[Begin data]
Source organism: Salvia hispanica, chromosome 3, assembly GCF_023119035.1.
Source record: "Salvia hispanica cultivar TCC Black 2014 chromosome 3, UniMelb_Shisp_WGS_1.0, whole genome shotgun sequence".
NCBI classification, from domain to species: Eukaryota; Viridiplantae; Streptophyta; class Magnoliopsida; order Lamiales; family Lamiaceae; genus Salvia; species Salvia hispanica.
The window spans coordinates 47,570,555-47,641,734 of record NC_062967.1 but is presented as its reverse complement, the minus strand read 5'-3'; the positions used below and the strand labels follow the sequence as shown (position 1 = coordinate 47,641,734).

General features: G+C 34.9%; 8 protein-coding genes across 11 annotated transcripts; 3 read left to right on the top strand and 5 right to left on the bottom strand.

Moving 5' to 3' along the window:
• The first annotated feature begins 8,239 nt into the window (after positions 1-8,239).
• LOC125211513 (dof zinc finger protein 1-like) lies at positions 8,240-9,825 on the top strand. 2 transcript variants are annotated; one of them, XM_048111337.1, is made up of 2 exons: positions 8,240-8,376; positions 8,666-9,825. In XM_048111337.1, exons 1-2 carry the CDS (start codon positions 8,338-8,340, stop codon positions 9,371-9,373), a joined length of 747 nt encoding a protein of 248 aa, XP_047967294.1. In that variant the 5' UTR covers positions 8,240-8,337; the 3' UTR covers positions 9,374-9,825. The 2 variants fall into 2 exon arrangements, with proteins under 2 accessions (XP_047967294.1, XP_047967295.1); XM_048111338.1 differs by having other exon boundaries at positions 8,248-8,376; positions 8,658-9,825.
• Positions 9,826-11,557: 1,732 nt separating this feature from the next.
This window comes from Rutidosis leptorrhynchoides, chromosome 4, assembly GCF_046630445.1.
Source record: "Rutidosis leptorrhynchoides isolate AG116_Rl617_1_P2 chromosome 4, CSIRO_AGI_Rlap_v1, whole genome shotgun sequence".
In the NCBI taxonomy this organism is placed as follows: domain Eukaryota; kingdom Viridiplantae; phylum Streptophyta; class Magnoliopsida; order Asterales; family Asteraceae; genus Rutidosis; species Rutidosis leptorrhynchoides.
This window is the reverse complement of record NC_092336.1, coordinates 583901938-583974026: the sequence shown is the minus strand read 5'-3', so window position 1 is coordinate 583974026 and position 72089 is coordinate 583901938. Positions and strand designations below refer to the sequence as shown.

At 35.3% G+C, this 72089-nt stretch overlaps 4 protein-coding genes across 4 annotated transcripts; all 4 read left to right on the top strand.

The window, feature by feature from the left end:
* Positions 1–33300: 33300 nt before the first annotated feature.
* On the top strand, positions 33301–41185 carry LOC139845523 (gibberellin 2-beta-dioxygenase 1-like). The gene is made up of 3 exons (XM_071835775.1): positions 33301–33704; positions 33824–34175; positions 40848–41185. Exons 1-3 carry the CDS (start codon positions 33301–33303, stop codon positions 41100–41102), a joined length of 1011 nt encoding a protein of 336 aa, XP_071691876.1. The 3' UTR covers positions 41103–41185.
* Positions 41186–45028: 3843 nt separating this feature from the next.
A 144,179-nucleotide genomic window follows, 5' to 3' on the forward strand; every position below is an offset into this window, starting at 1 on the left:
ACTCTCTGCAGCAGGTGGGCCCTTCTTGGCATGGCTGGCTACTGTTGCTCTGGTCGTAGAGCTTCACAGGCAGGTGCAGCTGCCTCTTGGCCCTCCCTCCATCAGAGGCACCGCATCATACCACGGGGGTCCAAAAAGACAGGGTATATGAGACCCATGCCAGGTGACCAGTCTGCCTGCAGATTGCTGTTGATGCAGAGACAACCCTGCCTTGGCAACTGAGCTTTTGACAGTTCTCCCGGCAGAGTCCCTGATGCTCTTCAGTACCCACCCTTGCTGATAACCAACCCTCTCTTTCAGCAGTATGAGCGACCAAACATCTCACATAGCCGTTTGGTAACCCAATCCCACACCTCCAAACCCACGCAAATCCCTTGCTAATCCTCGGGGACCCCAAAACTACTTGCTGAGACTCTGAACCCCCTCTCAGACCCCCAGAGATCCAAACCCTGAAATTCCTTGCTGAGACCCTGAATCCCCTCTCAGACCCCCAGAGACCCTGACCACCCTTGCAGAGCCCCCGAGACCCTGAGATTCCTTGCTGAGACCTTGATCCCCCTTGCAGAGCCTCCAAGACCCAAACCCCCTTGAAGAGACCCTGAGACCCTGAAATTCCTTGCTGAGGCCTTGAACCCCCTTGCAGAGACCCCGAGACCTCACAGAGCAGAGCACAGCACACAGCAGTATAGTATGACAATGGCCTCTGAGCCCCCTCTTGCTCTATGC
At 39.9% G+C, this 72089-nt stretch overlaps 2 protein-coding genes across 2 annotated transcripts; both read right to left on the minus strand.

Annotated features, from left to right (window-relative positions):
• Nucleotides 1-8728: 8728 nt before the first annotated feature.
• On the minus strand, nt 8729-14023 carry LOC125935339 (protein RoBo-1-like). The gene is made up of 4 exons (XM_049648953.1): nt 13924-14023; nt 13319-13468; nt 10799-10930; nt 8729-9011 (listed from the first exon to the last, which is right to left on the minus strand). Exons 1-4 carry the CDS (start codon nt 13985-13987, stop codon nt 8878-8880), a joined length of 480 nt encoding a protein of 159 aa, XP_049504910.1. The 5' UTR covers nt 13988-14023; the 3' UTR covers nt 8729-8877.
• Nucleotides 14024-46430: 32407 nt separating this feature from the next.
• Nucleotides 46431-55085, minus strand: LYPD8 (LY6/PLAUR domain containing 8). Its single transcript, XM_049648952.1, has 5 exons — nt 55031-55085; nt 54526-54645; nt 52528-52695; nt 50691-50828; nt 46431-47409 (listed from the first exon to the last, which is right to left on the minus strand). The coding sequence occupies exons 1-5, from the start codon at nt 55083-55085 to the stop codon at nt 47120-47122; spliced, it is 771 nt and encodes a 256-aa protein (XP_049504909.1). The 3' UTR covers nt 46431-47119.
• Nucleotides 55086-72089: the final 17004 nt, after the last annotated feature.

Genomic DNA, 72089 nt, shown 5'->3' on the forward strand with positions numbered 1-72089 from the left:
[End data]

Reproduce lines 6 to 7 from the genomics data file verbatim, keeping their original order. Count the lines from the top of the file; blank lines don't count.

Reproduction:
Moving 5' to 3' along the window:
• The first annotated feature begins 8,239 nt into the window (after positions 1-8,239).